Statement on recent paper on mentorships in academia

It is with great concern that we have learnt of a study by AlShebli et al., which has recently been published in the journal Nature Communications. The study purports to analyse mentor–mentee relationships across ten academic disciplines based on co-authorships in publication records spanning more than 100 years, and has inferred from these potential effects on the mentees’ later publication records.

Mentorship is an important topic that deserves academic investigation, but this study is methodologically flawed – the data used are about co-authorships, which do not equate to mentorship, or even ‘informal mentorship’. Co-authors from different labs typically only discuss the project or study in hand, and not someone’s career path and goals, challenges and struggles, and a myriad of other things that would constitute a supportive and positive mentor–mentee relationship. This was raised by reviewers, but was not addressed in the published version of the manuscript in an adequate manner.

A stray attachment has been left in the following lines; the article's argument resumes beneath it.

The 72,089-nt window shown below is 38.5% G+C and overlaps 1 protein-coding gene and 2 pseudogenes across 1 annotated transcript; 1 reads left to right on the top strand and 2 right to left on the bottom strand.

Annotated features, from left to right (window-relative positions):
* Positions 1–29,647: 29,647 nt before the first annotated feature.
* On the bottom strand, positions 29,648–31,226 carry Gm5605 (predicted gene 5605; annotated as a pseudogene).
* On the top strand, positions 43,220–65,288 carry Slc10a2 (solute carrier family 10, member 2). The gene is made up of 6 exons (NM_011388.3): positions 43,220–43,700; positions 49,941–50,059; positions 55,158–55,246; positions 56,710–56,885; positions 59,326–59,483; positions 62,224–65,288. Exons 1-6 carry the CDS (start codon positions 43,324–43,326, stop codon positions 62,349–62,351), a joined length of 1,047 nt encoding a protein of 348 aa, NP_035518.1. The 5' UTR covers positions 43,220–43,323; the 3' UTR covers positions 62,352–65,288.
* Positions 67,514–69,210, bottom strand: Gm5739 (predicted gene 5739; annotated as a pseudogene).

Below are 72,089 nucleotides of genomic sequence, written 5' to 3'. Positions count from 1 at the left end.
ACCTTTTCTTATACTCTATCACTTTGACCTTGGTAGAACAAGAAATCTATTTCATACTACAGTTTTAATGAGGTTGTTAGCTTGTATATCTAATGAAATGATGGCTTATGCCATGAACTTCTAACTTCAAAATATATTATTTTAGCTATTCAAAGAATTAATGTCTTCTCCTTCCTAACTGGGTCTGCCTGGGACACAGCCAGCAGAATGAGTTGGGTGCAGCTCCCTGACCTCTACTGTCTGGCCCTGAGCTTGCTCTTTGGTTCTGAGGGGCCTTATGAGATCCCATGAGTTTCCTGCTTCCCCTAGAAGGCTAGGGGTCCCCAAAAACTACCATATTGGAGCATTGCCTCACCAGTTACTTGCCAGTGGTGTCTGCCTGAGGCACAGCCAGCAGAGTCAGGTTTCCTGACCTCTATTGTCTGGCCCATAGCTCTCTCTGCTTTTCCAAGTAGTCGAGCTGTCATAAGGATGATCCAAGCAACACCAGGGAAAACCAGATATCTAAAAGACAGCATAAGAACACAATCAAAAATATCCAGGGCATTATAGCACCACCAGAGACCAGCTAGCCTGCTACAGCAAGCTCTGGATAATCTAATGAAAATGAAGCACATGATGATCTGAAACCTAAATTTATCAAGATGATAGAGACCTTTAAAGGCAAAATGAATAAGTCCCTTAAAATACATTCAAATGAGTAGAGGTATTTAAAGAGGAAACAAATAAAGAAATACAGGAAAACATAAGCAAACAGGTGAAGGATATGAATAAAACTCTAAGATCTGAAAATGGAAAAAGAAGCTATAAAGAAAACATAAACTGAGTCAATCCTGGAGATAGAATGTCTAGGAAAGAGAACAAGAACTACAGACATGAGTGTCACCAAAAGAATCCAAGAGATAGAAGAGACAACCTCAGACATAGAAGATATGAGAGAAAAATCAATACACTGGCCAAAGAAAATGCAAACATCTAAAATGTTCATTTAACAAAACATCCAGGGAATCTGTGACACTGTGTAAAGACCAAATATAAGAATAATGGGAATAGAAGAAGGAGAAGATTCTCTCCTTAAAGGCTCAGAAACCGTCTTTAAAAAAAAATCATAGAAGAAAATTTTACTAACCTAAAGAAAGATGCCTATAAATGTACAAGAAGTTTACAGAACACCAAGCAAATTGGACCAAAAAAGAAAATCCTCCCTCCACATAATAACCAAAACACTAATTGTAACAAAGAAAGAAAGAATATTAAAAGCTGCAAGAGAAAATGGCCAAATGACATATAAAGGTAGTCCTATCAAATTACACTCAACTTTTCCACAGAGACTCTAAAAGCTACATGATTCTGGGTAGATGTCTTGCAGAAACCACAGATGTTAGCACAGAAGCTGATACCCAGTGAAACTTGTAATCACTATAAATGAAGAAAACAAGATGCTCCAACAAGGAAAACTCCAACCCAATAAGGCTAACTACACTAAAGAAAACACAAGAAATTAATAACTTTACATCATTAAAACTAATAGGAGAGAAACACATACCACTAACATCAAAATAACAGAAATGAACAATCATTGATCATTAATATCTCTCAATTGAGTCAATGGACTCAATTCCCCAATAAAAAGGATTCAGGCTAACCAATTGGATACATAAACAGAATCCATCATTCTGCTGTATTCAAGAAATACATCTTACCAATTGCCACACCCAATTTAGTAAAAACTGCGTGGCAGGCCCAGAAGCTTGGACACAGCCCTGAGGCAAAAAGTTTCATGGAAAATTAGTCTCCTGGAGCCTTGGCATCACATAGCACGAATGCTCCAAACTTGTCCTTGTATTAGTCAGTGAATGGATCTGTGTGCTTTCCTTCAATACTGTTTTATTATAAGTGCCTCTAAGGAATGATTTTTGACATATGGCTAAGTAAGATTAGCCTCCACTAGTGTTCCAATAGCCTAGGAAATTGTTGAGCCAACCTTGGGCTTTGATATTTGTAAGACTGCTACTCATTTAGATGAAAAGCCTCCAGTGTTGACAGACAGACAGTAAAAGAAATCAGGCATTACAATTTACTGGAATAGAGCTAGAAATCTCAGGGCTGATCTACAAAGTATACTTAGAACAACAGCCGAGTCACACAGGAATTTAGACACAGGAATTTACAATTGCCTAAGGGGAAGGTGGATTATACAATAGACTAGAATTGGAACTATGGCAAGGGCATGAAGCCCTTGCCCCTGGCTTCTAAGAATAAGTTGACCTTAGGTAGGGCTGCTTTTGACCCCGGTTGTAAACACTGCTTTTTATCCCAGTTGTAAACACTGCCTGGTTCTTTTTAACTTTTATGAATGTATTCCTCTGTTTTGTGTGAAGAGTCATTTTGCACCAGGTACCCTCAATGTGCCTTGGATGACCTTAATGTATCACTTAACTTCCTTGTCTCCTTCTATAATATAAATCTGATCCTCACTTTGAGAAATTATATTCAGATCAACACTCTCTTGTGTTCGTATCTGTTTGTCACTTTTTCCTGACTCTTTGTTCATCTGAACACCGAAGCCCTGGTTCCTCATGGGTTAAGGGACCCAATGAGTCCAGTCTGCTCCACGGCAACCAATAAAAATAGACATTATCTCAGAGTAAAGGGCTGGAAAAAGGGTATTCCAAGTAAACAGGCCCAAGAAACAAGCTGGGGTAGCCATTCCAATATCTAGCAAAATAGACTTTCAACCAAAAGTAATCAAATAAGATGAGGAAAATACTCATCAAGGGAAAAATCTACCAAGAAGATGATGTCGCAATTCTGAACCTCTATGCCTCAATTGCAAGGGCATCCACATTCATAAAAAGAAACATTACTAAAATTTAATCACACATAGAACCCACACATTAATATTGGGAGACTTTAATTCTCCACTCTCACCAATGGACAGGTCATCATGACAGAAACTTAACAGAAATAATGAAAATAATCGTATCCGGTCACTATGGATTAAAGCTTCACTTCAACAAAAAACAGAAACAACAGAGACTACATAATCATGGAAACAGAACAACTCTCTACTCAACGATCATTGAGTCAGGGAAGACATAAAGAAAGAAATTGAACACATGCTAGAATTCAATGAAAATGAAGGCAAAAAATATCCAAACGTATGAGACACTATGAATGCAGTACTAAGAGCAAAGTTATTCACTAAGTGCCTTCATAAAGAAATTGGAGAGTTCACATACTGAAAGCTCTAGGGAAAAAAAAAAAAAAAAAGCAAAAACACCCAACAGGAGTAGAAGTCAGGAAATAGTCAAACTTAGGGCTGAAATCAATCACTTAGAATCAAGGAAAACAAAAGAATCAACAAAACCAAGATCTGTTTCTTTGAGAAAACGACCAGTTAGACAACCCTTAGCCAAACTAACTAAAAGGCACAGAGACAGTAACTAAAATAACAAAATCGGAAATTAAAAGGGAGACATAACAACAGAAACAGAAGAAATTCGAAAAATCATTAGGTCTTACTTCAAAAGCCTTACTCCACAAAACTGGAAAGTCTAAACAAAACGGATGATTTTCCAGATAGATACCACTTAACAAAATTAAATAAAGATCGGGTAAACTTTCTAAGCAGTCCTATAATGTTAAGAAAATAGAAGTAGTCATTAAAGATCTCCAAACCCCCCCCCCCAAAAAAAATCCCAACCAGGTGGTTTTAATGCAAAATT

The authors’ conclusion that being mentored by a female scientist is detrimental to the future career of the mentee is unsubstantiated and should be retracted forcefully. That this flawed message is being amplified through publication in a respected journal is difficult to believe. We implore the publisher to take action. Such a message undermines the academic community’s shared efforts to encourage young scientists to follow scientific careers regardless of their gender or other protected characteristics. Science benefits from diversity.

Eileen Furlong on behalf of EMBL
Chair of the Equality and Diversity Committee
Head of the Genome Biology Unit

Update (23 December 2020):

On 21 December 2020, Nature Communications posted a Retraction Note stating that “The Authors are retracting this Article in response to criticisms about the assumptions underpinning the Article in terms of the identification of mentorship relationships and the measure of mentorship quality, challenging the interpretation of the conclusions.”

Tags: diversity, equality, inclusion, mentorship, women in science, women in stem


Looking for past print editions of EMBLetc.? Browse our archive, going back 20 years.

EMBLetc. archive

Newsletter archive

Read past editions of our e-newsletter

For press

Contact the Press Office